The thing to remember is this: It’s a ladder. This is particularly difficult for me because I’ve already climbed one ladder. I’ve made my sacrifices, I’ve swallowed my humiliations, and I’ve done my 10,000 hours of practice to become a senior software developer and I make a nice living from it.
But that’s programming, not writing. With writing I’m starting all over at the bottom rung. I start by submitting every story at the top of the list of qualifying magazines even though I stand the least chance of getting published there because that’s where the prize is. Once I get rejected from the qualifying magazines, I move onto the ones who pay slightly less than the qualifying rate, and then down and down until it’s contributor’s copies or sometimes nothing but a byline.
Which is fine because I don’t need the money. I need the prior editorial approval. But having more than a dozen stories in play means lots of rejections. You have to be strong and listen to what editors have been saying forever: A rejection doesn’t mean your story is bad, just that it wasn’t right for them at that time.
You have to look for the small positives. Before the acceptances start to come in, you’ll get the “Good, but not for us” rejections and sometimes there will even be a “feel free to submit something else” on there. That’s a huge victory at this point. That is an editor saying they like your writing but this story wasn’t a fit for their magazine.
Right now about half of my rejections are form letters and the other half contain encouragement and constructive criticism along the lines of “I liked the narrative but the plot developed a little slowly for me.”
This is how things work in the real world if your uncle isn’t an editor at a major publishing house. You do the hard work for little money and no motivation while you chip away at the wall between you and success.
Thirty years ago, I would stay up late at night teaching myself to program. I’d come home from a job I hated and sit down and challenge myself to learn something new every day. I didn’t have a college degree to pave the way for me and back then it wouldn’t have done much good anyway. PCs were new. Unix was new. They were still teaching card decks in most university programs. To get started, I had to take a job that paid nearly nothing just to put something on my resume that said I was a programmer.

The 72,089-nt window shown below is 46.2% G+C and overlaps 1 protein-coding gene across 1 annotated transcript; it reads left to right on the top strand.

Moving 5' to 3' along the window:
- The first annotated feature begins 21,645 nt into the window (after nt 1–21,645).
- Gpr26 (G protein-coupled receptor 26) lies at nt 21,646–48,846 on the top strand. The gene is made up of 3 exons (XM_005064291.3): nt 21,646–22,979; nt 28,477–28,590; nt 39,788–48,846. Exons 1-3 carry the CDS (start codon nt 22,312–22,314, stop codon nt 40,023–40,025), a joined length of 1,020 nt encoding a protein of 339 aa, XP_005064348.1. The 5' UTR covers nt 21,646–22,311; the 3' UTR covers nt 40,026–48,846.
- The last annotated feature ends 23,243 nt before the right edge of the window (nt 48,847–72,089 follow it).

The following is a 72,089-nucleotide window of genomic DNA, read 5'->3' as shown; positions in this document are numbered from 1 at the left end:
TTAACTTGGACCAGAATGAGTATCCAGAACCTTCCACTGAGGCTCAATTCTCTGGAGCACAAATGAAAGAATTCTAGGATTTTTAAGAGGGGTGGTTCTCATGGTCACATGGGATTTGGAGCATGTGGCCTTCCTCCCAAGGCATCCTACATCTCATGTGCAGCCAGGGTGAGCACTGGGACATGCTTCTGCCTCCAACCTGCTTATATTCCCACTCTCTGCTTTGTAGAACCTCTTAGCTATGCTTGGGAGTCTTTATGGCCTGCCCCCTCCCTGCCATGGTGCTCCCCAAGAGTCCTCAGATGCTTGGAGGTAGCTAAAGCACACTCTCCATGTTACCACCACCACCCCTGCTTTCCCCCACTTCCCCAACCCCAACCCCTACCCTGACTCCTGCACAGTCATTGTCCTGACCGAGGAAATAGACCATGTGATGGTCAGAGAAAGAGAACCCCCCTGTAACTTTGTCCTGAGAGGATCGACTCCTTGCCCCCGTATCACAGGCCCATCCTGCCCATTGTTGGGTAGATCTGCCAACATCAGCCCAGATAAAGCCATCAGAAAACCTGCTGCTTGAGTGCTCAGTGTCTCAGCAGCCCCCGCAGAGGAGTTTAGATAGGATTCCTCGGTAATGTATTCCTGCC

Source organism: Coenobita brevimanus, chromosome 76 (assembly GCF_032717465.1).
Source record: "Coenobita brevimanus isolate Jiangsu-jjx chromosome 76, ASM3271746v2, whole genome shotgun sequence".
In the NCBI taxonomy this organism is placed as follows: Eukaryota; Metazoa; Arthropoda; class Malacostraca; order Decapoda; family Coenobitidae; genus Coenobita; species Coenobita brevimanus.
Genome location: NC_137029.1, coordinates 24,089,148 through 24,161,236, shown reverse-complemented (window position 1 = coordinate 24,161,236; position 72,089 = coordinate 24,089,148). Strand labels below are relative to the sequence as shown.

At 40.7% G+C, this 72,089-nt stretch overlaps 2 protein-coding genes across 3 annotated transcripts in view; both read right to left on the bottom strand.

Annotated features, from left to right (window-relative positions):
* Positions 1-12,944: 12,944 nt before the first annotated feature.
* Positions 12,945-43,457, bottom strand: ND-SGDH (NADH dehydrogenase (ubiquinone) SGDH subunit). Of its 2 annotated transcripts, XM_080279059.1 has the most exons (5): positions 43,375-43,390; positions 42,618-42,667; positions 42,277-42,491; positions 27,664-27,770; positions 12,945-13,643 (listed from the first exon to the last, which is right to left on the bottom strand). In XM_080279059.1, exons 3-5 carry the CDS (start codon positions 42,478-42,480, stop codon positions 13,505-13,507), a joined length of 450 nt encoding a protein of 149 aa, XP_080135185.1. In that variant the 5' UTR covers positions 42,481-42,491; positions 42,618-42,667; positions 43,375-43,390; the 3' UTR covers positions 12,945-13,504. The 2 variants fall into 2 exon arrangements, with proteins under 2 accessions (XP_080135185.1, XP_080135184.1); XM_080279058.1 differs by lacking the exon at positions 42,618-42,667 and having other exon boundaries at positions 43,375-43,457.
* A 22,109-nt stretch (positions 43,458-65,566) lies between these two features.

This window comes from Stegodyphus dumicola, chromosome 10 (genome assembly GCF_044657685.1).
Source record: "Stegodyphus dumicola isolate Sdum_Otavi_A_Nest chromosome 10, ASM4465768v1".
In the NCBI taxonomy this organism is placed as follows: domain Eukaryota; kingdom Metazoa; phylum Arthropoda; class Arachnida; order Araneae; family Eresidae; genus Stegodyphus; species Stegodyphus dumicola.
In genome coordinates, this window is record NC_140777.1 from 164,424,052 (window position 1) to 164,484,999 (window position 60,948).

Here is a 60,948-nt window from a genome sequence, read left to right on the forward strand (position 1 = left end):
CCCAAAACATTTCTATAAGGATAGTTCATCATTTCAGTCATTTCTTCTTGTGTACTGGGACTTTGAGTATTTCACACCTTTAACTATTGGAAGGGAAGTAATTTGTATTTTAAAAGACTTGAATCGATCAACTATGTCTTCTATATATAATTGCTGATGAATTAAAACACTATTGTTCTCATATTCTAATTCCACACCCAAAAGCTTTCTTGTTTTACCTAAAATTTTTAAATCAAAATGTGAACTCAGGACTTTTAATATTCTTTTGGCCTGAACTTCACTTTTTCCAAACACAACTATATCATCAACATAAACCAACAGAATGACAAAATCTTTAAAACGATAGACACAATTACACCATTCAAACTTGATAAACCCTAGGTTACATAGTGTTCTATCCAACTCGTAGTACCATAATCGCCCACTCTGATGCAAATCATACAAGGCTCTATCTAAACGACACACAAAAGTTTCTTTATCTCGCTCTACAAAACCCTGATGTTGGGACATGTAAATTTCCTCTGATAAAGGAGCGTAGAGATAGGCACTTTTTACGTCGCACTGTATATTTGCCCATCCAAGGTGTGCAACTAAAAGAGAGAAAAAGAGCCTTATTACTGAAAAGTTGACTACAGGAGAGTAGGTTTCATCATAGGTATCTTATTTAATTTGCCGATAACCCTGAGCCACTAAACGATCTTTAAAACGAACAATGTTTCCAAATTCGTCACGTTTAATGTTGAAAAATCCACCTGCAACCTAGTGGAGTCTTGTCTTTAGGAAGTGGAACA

The problem with my writing career so far has been that the model for success as it was laid out in my brain was totally broken. It was constructed on the idea that I could write a novel and without knowing anyone in the business, publish a bestseller. That’s kind of like founding your business on a lottery based strategy.
And it’s hard to maintain faith in a plan like that because it doesn’t even feel real. That’s not how things work in the world, at least not in my world. Fairy godmother’s don’t appear out of nowhere and offer me a career in something. I have to work for it. Writing these stories, keeping them in play, taking the rejections, that’s working for it. That’s something that feels real to me.
NOTE: Have you ever thought so hard about doing something that you get the idea you actually did it even though you very much did not? This has happened to me several times with blog entries that I write in my head but never manage to publish. One of those entries had to do with my decision to commit myself to writing short stories in order to obtain my bona fides before submitting my novel to anymore publishers.
That’s why there is a strange gap in the logic between the July 15th entry where I talk about outlining an 8th draft of my novel and the July 16th entry in which I talk about having dedicated myself to writing short stories.
My best guess is that I had that post about outlining lying around and accidentally published it instead of the one about switching my aim to short fiction. I’ve done stupider things, I just can’t remember when.